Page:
TITLE:FINESUNDER CRIMINAL LAW
The blog encompasses thefines as prescribed under the Indian Penal Code, 1860. The blog also expoundsupon various types of fine, the rationality behind the prescribed punishment andthe critical analysis of the same.
FINESUNDER CRIMINAL LAW
Accordingto the definition given in the Oxford Dictionary, Fine Means, “A sum of moneyexacted as a punishment by a court of law or other authority”. The court mayimpose a fine as a sole penalty, as an alternative to or in addition to jail.In each case, the court must decide whether a sentence of jail, a fine, or bothshould be imposed as provided in particular offence. Section 53 of theIndian Penal Code, 1860, specifies the forms of punishments that may beimposed on a person who has committed an offence punishable under the IPC, withfines being one of the punishments. Section 63 to 69 covers fines beneath theIPC. If a person fails to pay a fine, the court may decide that he beimprisoned, according to section 64 of the IPC.
Provisionsfor Levying and Collection of Fines
Accordingto Section 63 of the IPC, when the sum is not indicated under therequirements of the Code, the amount of fine to which the offender is due isunlimited, although the fine must not be exorbitant.
InPalaniappa Gounder v. State of Tamil Nadu, the Supreme Court statedthat the Court's sentence must be appropriate to the nature of the offence,which includes a fine. Furthermore, the penalty must not be excessive.
Whenan offender is sentenced to imprisonment and a punishment for failing to pay afine, the Court must restrict the sentence, according to Section 65 of theIPC. The maximum time of imprisonment shall not exceed one-fourth of themaximum period of imprisonment for the specific offense.
Section67 of the IPC says that, “If the offence is punishableonly by fine, [the imprisonment which the Court imposes in default of paymentof the fine shall be simple, and] the term for which the Court directs theoffender to be imprisoned, in default of payment of the fine, shall not exceedthe following scale, that is, for any term not exceeding two months when theamount of the fine does not exceed fifty rupees, and for any term not exceedingfour months when the amount of the fine does not exceed fifty rupees”.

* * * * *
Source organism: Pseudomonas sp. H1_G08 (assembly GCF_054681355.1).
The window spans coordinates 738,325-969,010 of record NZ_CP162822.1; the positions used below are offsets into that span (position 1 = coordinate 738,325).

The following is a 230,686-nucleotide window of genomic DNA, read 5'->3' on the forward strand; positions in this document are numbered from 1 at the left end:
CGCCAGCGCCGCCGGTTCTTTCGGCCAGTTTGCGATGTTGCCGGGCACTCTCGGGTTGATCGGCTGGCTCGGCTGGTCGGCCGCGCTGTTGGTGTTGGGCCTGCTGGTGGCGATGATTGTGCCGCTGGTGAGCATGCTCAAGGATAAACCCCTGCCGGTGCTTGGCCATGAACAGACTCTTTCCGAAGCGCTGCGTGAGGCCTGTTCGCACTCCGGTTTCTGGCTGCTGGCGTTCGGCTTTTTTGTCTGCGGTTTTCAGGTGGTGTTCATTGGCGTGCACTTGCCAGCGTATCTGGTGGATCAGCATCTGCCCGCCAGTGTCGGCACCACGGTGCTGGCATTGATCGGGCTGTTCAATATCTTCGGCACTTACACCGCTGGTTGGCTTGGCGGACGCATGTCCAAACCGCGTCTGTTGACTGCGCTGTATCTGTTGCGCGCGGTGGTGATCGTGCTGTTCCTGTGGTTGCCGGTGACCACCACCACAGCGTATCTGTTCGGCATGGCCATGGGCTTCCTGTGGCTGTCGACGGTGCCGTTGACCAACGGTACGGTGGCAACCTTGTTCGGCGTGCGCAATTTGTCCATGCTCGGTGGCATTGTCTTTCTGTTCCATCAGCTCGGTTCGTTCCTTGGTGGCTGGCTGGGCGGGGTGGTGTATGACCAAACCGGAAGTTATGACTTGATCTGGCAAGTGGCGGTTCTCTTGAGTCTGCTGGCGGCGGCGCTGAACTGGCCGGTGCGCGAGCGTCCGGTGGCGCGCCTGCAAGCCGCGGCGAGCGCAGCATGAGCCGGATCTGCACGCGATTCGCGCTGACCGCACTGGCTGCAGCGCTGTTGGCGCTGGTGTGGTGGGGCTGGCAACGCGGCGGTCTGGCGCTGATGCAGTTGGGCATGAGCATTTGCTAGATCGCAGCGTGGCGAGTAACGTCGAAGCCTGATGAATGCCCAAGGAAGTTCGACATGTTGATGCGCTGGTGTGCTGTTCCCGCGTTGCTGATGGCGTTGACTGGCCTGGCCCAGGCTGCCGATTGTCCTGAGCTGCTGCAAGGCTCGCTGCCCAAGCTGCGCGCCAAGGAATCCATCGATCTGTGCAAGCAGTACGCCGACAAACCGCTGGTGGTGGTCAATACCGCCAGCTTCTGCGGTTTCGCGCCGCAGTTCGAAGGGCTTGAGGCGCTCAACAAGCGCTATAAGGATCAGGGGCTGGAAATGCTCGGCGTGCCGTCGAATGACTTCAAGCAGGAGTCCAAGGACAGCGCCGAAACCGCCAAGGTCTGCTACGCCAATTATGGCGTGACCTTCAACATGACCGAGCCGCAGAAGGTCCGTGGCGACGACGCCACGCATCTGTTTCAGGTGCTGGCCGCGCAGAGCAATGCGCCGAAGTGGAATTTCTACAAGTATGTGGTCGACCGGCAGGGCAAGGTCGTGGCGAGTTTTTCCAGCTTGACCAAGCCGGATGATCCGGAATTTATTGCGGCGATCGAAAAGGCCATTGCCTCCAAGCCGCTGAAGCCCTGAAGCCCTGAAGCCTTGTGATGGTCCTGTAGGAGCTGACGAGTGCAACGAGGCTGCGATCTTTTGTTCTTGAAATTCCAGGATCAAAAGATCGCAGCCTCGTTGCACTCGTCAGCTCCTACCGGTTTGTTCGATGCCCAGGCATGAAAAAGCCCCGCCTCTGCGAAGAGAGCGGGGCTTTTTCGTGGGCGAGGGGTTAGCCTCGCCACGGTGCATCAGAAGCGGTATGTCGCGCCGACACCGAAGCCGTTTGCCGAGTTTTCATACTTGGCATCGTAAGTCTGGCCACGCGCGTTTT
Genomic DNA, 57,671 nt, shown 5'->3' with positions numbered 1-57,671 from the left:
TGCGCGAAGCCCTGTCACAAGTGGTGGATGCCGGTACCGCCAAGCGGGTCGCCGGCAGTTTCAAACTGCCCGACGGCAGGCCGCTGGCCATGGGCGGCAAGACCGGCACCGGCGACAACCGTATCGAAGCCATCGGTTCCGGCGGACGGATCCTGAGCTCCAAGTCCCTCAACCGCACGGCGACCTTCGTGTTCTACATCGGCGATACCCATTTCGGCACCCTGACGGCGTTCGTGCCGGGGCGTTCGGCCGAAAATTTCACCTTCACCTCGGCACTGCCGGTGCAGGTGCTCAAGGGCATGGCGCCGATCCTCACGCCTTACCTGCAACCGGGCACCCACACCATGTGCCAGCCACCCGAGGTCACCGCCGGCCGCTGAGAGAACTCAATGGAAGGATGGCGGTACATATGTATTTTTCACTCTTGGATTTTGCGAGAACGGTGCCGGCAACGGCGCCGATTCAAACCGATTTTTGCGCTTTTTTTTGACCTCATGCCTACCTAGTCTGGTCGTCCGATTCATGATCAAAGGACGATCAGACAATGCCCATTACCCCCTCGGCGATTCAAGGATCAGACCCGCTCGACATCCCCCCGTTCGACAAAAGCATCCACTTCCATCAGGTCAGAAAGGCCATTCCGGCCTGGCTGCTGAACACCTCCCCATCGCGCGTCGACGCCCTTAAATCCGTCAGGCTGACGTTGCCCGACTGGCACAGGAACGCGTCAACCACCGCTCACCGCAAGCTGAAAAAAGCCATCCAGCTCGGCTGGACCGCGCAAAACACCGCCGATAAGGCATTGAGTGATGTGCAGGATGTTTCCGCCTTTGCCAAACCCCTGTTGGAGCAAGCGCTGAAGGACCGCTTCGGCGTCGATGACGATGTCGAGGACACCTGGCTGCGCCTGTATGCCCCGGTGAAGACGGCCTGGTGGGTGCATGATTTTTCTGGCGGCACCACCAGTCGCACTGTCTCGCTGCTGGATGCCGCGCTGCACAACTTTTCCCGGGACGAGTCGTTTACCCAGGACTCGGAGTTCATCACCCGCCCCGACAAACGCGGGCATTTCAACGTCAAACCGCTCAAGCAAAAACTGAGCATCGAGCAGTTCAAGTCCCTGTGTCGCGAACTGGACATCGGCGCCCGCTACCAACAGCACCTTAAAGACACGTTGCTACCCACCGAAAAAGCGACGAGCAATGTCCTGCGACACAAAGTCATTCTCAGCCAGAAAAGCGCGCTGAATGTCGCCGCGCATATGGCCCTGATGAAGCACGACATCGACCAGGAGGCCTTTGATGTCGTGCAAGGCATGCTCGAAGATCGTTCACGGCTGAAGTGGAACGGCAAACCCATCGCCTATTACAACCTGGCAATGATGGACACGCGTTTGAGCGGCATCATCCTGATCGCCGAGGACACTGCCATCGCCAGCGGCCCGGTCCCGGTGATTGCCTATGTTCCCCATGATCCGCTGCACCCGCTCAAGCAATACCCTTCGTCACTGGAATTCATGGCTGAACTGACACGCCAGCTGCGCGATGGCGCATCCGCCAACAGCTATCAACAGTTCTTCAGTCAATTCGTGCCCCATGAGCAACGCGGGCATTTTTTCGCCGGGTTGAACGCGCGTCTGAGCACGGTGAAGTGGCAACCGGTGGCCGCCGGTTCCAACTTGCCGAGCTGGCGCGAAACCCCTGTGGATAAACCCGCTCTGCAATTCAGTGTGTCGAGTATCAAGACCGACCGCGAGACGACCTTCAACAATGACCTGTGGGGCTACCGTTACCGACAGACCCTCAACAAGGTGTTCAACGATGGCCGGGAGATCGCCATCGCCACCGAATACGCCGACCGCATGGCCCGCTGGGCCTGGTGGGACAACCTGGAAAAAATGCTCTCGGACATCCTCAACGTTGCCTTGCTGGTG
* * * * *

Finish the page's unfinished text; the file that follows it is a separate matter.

Section29 of CrPC talks about the limit on fines that can beimposed by the Magistrate. The Court of a Magistrate of the first class maypass a sentence of imprisonment for a term not exceeding three years, or offine not exceeding ten thousand rupees, or of both whereas The Court ofMagistrate of the second class may pass a sentence of imprisonment for a termnot exceeding one year, or of fine not exceeding five thousand rupees, or ofboth.
Fineis the only punishment for some offences including :
· Section 171(G)- Falsestatement in connection with the election.
· Section 171 (I)- Failureto keep election accounts.
· Section 171 (H)- Illegalpayments in connection with the election.
TheCourt, after pronouncing the sentence, can adopt one of two actions to recoverthe fine under Section 421 of the Cr.P.C.-
· The court can issue a warrant to levy thesum by attaching and selling the offender's movable property; or
· Can issue a warrant to the District Collectorat the offender's residence authorizing him to seize money from immovableproperty, movable property, or both.
· Provided, however, that such steps willnot be ordered by the Court if the offender has already been imprisoned forfailing to pay the fine. Furthermore, if the court makes such an order afterthe criminal has been imprisoned, the court must disclose special reasons fordoing so.
Inthe Case of Shahejadkhan Mahebubkhan Pathan v. State of Gujarat the Court heldthat, “Where a substantial term of imprisonment is inflicted an excessive fineshould not be imposed except in exceptional cases”.
VariousTypes of Fines Under IPC
Finesthat are subject to a maximum limit
Theconcept of punishments is based on the principle of deterrence, and Section 510of the IPC increases the maximum fine to Rs. 10 if a person is intoxicated andmisbehaves in public. The maximum penalties that a Court can impose on a personwho commits a crime that is claimed to risk life and public safety is Rs 250.